THREE DAYS OF THE CONDOR
Directed by SYDNEY POLLACK
Screenplay by LORENZO SEMPLE JR. and DAVID RAYFIEL
A piece of dotty, slightly paranoid intrigue. Three Days of the Condor promises little and keeps its word. It is hard to get indignant about it, or enthusiastic either. There is no clear compliment the movie can be paid without an immediate qualification: it is smooth but forgettable, bearable but brainless. The film has nothing novel to say and nothing to offer except Robert Redford. But the way things work in Hollywood these days, Redford is enough.
Three Days of the Condor should be considered not so much as a movie as what Hollywood calls a project. Based on a least-selling novel called Six Days of the Condor, by James Grady, such a project is conceived and comes into being only because Redford agrees to show up in it. Redford is a good, shrewd, sometimes very funny actor, but the fact that movies like Three Days of the Condor are not really worth making at all is a thought that occurs to no one. Neither Redford, Director Sydney Pollack (The Way We Were) nor any of the assortment of assembled co-stars (Faye Dunaway, Cliff Robertson, Max von Sydow, John Houseman) can make material like this better than passable. No one could, and you wonder why anyone bothers. Redford and all his co-stars and all the elaborate production details are aimless embellishment, like putting neon lighting around a void.
All these melancholy thoughts occur during Condor because there is little else to think about. Everything in the movie is familiar. Redford appears as Turner, a blithe, intelligent functionary in an unimportant CIA office in New York. He finds all his co-workers slaughtered one day. Figuring that he is next on the list for removal, he takes it on the lam. Turner calls into headquarters for help, but it seems that headquarters wants to kill him too. Everyone wants to kill him, except the melancholy, liquid-eyed Kathy (Faye Dunaway). Redford rewards her by commandeering her car and apartment, tying her to the toilet. He makes it all up to her (presumably) by making love to her, an occasion for which he releases her from bondage.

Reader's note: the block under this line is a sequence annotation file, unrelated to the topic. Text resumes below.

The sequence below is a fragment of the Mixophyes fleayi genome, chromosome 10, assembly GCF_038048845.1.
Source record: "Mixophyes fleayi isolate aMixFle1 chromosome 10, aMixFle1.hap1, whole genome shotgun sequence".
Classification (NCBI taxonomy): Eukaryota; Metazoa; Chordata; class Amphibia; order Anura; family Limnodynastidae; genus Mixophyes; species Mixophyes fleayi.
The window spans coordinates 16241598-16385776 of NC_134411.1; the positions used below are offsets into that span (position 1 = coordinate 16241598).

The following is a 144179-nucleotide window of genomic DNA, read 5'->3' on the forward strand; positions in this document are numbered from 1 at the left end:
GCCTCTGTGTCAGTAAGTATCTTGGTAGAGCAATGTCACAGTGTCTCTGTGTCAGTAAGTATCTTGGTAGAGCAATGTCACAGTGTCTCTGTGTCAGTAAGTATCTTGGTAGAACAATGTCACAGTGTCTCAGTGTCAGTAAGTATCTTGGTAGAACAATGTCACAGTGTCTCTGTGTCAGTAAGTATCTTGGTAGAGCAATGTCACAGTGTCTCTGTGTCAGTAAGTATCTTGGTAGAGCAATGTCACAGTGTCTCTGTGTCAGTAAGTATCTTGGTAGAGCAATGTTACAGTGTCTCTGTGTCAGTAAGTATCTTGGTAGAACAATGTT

After this requisite romantic interlude, Redford goes on the run again, trying to sort the good guys from the bad. The movie is predictable enough to pass as a game of fill-in-the-blanks; audiences could be invited to contribute their own gimmicks. Condor is so pat, however, that no matter what extravagances of plot were supplied, everything would still come out the same way in the end: empty.